MLTI: How Will a Multi-state RFP Help Us?

Maine is nearly ready to enter a new contract cycle for the Maine Learning Technology Initiative, and is currently working to craft a new request for proposals from vendors.

The DOE is considering exercising an organizational agreement that would allow other states to buy-in to the terms of our contract.

I recently shared my concerns about this possibility with both Commissioner Bowen and state Tech Director Jeff Mao, and asked them to please consider NOT framing the new MLTI RFP as a multi-state buy-in.

It is generous that the tech director is thinking about how he might help other states by using a provision that would allow other states to essentially access the same agreement that we reach with the successful vendor.

But I’m afraid I don’t see how such an arrangement will benefit us (Maine) and, in fact, I’m worried that it will hurt us. I have worked in both the public sector and the private sector, and although I can see why other states might like the option, I can’t imagine that vendors would.

If part of the motivation is to get a better price by suggesting they’d sell more units (and I admittedly don’t know the reasons the DOE is considering including the option allowing other states to sign on), then I worry that the reasoning is false. I would think that a vendor is more likely to give a better price to a single, well-designed, targeted initiative that had a good chance to showcase their solution.

Also, if our RFP is based on the kinds of changes in learning we’d like to promote (as I advocated in my previous post), it would generate the kinds of proposals that might include very specific software solutions and professional development, as well as hardware and network solutions. These would all be based on Maine’s context, our schools, our learning. How do other states benefit from that? Maybe I could see that if MLTI were simply a tech buy, but we’re not. We’re a learning initiative.

I worry, too, that this arrangement would needlessly make things difficult for a vendor. I would imagine that, even if there is a provision in an agreement between states allowing other states to buy in given our terms, that the vendor would have to still negotiate separate contracts with each state. I don’t think that there is a way for a different state to buy on our terms without having a separate contract with the vendor. And I worry that that which makes things unnecessarily difficulty for a vendor only hurts Maine and the possibilities of our getting a proposal that would include an attractive solution that meets our needs.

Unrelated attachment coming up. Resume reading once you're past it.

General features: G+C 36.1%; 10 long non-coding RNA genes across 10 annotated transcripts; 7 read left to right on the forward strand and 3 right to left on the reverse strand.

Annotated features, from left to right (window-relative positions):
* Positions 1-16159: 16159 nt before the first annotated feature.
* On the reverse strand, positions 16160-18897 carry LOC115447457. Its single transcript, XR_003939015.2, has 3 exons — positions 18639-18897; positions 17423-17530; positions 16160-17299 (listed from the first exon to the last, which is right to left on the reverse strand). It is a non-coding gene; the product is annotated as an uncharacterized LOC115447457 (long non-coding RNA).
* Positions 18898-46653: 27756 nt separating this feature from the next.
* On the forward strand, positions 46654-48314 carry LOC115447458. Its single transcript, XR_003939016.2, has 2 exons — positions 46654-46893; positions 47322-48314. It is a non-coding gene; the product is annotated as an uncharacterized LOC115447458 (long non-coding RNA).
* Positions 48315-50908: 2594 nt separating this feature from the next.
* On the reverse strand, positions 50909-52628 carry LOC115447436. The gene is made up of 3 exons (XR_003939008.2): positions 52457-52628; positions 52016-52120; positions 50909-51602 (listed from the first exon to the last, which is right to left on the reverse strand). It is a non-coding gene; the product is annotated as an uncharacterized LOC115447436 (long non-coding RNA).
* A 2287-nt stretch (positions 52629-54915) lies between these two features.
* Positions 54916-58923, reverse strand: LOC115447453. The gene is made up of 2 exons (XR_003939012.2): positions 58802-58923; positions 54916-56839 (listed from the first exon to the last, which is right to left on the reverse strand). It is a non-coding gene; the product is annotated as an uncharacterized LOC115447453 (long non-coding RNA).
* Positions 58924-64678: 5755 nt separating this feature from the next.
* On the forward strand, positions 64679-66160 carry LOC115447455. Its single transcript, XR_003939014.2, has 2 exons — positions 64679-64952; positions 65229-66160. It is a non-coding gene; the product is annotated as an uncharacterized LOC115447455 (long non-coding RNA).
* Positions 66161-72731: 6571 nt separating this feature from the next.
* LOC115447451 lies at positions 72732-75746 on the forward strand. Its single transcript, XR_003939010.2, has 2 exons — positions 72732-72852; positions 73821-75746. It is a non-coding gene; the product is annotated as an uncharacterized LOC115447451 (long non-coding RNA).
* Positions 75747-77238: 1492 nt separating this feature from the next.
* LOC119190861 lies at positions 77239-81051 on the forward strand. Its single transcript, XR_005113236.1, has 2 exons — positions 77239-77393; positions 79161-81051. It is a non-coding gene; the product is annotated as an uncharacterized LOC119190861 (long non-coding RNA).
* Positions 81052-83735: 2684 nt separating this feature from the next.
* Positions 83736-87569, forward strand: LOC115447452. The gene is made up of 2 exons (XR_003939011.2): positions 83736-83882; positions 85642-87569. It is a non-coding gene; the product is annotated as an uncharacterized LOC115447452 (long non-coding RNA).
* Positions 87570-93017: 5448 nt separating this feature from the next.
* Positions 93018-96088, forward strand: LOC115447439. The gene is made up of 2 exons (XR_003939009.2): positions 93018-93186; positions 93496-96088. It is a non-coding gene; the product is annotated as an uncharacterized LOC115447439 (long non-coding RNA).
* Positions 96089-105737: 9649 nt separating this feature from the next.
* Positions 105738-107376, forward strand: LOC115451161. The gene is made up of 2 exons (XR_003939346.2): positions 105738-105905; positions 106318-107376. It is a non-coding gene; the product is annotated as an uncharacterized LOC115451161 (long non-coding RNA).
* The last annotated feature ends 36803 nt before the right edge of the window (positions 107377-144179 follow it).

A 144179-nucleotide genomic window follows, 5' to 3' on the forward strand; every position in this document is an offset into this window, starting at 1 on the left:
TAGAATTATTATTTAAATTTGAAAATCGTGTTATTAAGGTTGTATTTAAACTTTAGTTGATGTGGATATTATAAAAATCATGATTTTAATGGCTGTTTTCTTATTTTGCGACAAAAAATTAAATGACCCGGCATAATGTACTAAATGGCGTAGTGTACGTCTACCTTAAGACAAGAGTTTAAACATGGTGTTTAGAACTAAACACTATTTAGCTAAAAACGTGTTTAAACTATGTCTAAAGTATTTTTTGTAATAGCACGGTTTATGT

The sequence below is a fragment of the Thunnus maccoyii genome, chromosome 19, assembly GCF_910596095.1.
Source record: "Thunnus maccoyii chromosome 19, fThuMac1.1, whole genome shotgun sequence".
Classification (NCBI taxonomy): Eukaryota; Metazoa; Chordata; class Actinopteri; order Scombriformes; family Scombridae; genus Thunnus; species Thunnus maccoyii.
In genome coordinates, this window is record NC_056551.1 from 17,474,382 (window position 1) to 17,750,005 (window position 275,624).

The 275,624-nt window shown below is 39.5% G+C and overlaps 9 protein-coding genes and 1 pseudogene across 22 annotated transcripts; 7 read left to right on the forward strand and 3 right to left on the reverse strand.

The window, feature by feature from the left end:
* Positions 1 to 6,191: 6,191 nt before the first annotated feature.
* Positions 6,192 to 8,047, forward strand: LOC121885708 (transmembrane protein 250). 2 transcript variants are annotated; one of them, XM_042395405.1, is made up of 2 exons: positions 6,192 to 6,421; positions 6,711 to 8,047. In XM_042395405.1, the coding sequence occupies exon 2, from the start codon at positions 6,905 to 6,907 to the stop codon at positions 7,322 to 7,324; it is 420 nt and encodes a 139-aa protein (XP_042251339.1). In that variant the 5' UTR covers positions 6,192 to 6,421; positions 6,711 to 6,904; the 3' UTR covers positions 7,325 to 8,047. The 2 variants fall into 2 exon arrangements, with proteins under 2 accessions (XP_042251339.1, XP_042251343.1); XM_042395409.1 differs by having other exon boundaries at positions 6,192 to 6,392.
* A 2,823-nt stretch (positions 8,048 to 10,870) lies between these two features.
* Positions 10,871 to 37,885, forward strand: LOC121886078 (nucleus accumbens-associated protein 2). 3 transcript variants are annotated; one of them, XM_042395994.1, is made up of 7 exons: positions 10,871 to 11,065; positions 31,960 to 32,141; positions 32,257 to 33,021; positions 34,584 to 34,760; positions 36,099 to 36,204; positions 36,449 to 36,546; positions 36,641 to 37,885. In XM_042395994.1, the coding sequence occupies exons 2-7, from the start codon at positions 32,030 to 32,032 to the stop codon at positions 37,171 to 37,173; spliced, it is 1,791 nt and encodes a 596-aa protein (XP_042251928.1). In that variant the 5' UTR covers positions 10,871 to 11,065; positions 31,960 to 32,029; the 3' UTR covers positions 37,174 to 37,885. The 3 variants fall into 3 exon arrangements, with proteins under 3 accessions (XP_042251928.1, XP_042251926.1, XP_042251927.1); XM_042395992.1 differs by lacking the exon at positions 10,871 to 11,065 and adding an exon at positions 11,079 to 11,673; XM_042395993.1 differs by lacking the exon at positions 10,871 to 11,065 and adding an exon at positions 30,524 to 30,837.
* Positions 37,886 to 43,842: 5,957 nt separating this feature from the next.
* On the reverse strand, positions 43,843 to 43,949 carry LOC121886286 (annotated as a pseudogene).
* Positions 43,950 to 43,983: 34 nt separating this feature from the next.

And my biggest fear, is that if a multi-state buy-in option is awkward and difficult for vendors, then vendors who could offer us the most attractive solutions will simply choose not to submit a proposal. Frankly, I worry that quality potential applicants will choose not to submit a proposal.

And worse. We can’t even ask our best partner in MLTI what they think. I would imagine that Apple would feel, now that the DOE is working to shape the RFP, that they couldn’t talk to the state about any topic that might even be perceived as related to the RFP. I would imagine that any vendor would think that that was too close to conflict of interest, or even illegal. So a partner that has been very helpful in the past and always quick to collaborate with us on all our challenges is likely to now be a mute partner.

So, if you are also worried about the unintended consequences of including a multi-state buy-in option in the new MLTI RFP, please contact the Commissioner of Education (624-6620; and state Tech Director (624-6634; to encourage them to frame the RFP around Mane’s needs.

1 thought on “MLTI: How Will a Multi-state RFP Help Us?

  1. Pingback: Keep the MLTI RFP Focused on Maine: Talking Points | Multiple Pathways

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